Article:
« Language strategies | Main | Approaches to grammar »

Earthquake in China

May 12, 2008

Hello again,

The recent natural disasters in Burma and China are devastating for all those affected. It may be that teachers are among the victims. What should family and friends do if they are fearful for the safety of a teacher working in the disaster zones?

The first point is...


... that not having heard from somebody does not necessarily mean they have been killed or injured. Communication systems may be destroyed and so they may not be able to get messages out.

Of course you should use very possible means available to you try to contact them in person: their mobile phone, email, their school’s phone and email, or perhaps try friends and colleagues who may know what has happened.

If you cannot make direct contact then get in touch with that country’s embassy or consulate and ask advice on how to trace the missing person. Unfortunately, in major disasters affecting large numbers of people, the process of tracing individuals can be very slow. It is worth remembering, therefore, that when teachers set off for distant lands, they should give some thought to what they could do in the event of being caught up in a disaster. As soon as they arrive in the country, they should register their personal details with their own embassy or consulate and if, in the disaster, they are able to, they should contact their embassy or consulate so that information about can be sent home as soon as is feasible. The British Foreign Office has an online service called Locate for people to register their travel plans and personal details: at https://www.locate.fco.gov.uk/locateportal/ They state the benefits of registering with LOCATE:
• "if a major catastrophe occurs we’ll have an instant record of your details so we can contact you to make sure you’re OK and provide advice
• if family and friends need to get in touch with you we can help them to find you

We’re confident Locate will improve our ability to provide help in crisis situations and reduce delay and worry in times of stress for family and friends at home."

Certain charities with international reach, such the Red Cross or the Salvation Army may also be able to help trace missing people. So if other channels are unsuccessful you could try them.

Before travelling overseas family members could take steps before departure to make any search easier:
• leave a photocopy of their travel documents including their passport, visas, airline tickets, and destination details.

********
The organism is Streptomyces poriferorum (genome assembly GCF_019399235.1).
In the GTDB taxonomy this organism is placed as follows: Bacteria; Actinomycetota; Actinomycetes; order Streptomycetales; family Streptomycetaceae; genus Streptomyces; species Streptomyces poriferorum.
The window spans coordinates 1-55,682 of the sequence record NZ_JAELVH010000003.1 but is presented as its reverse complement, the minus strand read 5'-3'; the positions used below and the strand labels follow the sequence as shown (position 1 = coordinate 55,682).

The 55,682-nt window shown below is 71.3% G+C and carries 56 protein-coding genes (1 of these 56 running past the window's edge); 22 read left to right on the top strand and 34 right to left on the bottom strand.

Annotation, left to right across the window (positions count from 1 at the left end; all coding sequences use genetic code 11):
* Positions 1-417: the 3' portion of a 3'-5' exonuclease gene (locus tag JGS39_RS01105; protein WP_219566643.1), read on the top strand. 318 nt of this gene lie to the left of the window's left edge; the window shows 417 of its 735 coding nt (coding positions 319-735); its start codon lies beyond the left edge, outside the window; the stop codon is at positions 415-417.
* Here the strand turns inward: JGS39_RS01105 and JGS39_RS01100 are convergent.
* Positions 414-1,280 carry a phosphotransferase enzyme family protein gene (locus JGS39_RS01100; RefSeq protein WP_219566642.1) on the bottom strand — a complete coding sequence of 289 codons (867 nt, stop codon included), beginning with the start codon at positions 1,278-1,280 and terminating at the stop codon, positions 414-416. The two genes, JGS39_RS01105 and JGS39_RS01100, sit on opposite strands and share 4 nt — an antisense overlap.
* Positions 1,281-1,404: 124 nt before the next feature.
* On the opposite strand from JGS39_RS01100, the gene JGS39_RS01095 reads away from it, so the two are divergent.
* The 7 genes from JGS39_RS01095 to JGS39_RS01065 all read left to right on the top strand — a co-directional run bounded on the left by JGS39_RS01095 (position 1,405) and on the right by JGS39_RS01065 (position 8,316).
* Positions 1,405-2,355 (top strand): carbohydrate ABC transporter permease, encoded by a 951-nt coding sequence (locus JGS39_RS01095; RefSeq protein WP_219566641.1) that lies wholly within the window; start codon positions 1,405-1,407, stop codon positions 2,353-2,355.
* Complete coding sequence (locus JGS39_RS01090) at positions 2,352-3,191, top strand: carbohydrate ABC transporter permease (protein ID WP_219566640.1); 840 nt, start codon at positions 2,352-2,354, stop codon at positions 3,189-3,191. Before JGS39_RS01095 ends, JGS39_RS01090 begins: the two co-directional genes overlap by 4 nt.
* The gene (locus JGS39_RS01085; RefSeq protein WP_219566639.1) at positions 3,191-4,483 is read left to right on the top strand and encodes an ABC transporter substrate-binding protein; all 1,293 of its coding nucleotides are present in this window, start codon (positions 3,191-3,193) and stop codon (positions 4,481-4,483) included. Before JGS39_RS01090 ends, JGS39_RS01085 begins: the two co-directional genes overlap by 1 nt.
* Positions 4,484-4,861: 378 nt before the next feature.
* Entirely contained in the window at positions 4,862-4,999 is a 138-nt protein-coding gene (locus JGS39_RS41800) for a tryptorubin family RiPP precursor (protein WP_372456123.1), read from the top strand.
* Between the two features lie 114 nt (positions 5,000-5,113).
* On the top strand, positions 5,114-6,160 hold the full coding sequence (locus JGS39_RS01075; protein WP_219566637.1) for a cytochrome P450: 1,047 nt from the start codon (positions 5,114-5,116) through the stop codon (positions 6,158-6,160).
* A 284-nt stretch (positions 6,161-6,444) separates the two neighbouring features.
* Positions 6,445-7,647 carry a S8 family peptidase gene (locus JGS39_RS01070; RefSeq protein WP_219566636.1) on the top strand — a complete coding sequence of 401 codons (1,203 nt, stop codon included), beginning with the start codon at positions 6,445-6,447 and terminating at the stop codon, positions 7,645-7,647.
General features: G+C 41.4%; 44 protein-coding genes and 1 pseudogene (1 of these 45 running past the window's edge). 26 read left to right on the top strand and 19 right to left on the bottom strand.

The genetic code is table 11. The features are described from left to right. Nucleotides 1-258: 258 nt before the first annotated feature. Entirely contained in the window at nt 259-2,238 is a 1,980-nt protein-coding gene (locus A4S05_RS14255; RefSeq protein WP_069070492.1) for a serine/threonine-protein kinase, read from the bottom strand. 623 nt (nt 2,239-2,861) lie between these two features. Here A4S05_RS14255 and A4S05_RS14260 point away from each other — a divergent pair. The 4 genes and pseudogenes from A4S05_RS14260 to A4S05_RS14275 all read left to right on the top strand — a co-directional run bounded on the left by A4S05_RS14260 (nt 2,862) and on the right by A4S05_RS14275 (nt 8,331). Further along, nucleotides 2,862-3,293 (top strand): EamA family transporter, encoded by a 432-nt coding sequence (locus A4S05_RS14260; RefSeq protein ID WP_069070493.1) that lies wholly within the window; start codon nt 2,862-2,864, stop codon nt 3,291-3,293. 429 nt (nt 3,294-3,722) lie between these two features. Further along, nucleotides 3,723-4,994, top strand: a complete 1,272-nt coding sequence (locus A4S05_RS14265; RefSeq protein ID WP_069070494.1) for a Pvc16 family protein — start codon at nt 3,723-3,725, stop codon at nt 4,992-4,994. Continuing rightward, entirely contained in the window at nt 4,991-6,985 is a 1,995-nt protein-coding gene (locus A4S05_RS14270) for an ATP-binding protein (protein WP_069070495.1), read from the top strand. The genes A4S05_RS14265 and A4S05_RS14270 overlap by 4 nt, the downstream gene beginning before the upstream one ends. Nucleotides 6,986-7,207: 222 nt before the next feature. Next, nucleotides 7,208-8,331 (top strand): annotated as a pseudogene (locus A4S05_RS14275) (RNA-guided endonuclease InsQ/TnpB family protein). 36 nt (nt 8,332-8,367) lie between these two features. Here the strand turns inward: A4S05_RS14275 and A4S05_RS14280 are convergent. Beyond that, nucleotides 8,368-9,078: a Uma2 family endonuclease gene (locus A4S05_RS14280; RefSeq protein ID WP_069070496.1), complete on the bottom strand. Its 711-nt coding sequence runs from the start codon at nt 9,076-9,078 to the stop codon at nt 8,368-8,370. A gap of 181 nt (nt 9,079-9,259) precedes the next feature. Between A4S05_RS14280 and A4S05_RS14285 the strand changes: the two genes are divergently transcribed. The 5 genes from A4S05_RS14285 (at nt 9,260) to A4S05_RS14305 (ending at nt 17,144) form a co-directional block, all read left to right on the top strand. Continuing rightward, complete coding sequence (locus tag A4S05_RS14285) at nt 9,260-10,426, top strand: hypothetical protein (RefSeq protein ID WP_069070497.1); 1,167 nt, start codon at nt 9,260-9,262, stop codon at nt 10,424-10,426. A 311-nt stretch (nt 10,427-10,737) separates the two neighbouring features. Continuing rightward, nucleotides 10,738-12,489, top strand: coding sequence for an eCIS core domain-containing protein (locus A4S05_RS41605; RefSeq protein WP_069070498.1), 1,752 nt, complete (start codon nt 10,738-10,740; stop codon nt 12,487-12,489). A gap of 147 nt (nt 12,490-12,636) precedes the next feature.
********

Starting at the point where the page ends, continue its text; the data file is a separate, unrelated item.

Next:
• set up an email address they can use easily overseas
• agree on how regularly you can expect to hear from them and what they will do in the event of an emergency.

Trackback Pings

TrackBack URL for this entry:
http://www.esl-school.com/mt-tb.cgi/341

Comments

  1. David Goss Says:

    On Wednesday May 7th of last week, I went for an interview at a school in Chendu. This was was to be the center of the earthquake. I was going to take the teaching job there. I stayed over in Chendu and returned to Zhuhai on Thursday, which is far South and near Hong Kong. I had also interviewed at the Zhuhai Medical College and was accepted by this College but upon my return from Chendu, I was then informed that the Chinese Government for reasons known only to themselves were not granting Work Visa’s to new foreign workers, (something to do with security and the Olympics)… teachers of English as a second language included.

    As you might imagine, the whole country is now in shock. The TV reports such devastation and rubble and the regions are so inaccessible and everyone was totally unprepared. Instead of everyone rushing to fix blame, everyone is supporting the rescue effort. The Japanese have done a stellar job finding pockets of students buried through Hi Tech equipment which has made the difference between life and death.

    Some reported that while asleep taking the afternoon rest, they awoke thinking they had died, as they were it total darkness. Others thought the room spinning was only themselves being dizzy. Adoption agency's are in full swing and many children are now without parents. A story of a grandmother and grandfather farmers working in the field when the earthquake happened. A huge bolder was thrown off the mountain and landed on the grandfather. The grandmother was hit by a rock in the face and ran to safety. Today 200 people have been rescued. The speed to the rescue site with what was needed in such emergencies was lacking but it is a new law that all will go to earthquake class, so people will know what to do.

    The mood of the Country is beyond sadness, the rescue effort will continue right up to the start of the Olympics. The question is, how to recapture the spirit of the Olympic flame, when the spirit of so many have had their flame snuffed out in ten minuets?

    This was then, now many people are so afraid of something else .. the flood. People are displaying a post tragic shock as these people are not use to knowing every detail of an event like this as we in the West get every inch of it.

    If I can be of help, please let me know... David

  1. Brenda Townsend Hall Says:

    A very moving report, David. Hard to imagine such suffering.One feels so helpless. I suppose all we can do from afar is contribute to the emergency aid funds.

  1. anthony spence Says:

    it is truely the saddess thing I have come up against 70000 and counting, but the way in which the chinese people hasve dealt with the tragic is truely inspiring. I live and work in Suzhou a fair distance from the earthquake but the rumble has been felt across chia, my heart gos out to them anthony

Post a Comment

 

 

 
Remember Me?

(you may use HTML tags for style)